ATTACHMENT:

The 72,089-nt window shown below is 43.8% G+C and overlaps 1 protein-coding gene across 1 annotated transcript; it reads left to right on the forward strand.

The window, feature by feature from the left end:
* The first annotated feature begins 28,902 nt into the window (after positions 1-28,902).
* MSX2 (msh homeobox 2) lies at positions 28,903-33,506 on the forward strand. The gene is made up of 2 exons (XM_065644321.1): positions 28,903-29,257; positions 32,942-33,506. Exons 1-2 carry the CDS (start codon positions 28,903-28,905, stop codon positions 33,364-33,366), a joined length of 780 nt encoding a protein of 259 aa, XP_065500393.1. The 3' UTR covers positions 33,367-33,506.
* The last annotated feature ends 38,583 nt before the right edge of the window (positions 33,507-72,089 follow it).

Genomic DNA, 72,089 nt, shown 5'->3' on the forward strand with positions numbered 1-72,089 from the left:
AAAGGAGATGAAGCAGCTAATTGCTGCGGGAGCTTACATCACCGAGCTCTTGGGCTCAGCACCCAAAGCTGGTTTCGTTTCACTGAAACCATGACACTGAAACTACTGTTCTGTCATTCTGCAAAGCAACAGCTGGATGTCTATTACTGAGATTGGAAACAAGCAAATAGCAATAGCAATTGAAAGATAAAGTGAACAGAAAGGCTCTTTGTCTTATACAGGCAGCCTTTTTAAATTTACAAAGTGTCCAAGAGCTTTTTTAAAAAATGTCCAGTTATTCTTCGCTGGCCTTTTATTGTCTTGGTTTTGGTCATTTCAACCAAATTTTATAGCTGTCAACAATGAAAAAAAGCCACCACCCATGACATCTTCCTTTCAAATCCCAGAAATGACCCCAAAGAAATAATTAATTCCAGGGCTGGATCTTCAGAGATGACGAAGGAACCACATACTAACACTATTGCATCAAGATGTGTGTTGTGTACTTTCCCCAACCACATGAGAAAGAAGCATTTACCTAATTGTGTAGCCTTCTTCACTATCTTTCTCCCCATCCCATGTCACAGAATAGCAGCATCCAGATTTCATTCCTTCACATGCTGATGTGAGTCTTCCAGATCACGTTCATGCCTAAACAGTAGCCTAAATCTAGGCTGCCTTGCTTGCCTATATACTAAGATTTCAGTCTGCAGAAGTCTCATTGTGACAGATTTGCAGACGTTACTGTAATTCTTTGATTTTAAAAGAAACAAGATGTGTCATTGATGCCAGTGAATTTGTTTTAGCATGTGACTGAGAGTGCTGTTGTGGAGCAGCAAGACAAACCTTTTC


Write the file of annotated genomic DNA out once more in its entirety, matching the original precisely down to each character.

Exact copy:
The 72,089-nt window shown below is 43.8% G+C and overlaps 1 protein-coding gene across 1 annotated transcript; it reads left to right on the forward strand.

The window, feature by feature from the left end:
* The first annotated feature begins 28,902 nt into the window (after positions 1-28,902).
* MSX2 (msh homeobox 2) lies at positions 28,903-33,506 on the forward strand. The gene is made up of 2 exons (XM_065644321.1): positions 28,903-29,257; positions 32,942-33,506. Exons 1-2 carry the CDS (start codon positions 28,903-28,905, stop codon positions 33,364-33,366), a joined length of 780 nt encoding a protein of 259 aa, XP_065500393.1. The 3' UTR covers positions 33,367-33,506.
* The last annotated feature ends 38,583 nt before the right edge of the window (positions 33,507-72,089 follow it).

Genomic DNA, 72,089 nt, shown 5'->3' on the forward strand with positions numbered 1-72,089 from the left:
AAAGGAGATGAAGCAGCTAATTGCTGCGGGAGCTTACATCACCGAGCTCTTGGGCTCAGCACCCAAAGCTGGTTTCGTTTCACTGAAACCATGACACTGAAACTACTGTTCTGTCATTCTGCAAAGCAACAGCTGGATGTCTATTACTGAGATTGGAAACAAGCAAATAGCAATAGCAATTGAAAGATAAAGTGAACAGAAAGGCTCTTTGTCTTATACAGGCAGCCTTTTTAAATTTACAAAGTGTCCAAGAGCTTTTTTAAAAAATGTCCAGTTATTCTTCGCTGGCCTTTTATTGTCTTGGTTTTGGTCATTTCAACCAAATTTTATAGCTGTCAACAATGAAAAAAAGCCACCACCCATGACATCTTCCTTTCAAATCCCAGAAATGACCCCAAAGAAATAATTAATTCCAGGGCTGGATCTTCAGAGATGACGAAGGAACCACATACTAACACTATTGCATCAAGATGTGTGTTGTGTACTTTCCCCAACCACATGAGAAAGAAGCATTTACCTAATTGTGTAGCCTTCTTCACTATCTTTCTCCCCATCCCATGTCACAGAATAGCAGCATCCAGATTTCATTCCTTCACATGCTGATGTGAGTCTTCCAGATCACGTTCATGCCTAAACAGTAGCCTAAATCTAGGCTGCCTTGCTTGCCTATATACTAAGATTTCAGTCTGCAGAAGTCTCATTGTGACAGATTTGCAGACGTTACTGTAATTCTTTGATTTTAAAAGAAACAAGATGTGTCATTGATGCCAGTGAATTTGTTTTAGCATGTGACTGAGAGTGCTGTTGTGGAGCAGCAAGACAAACCTTTTC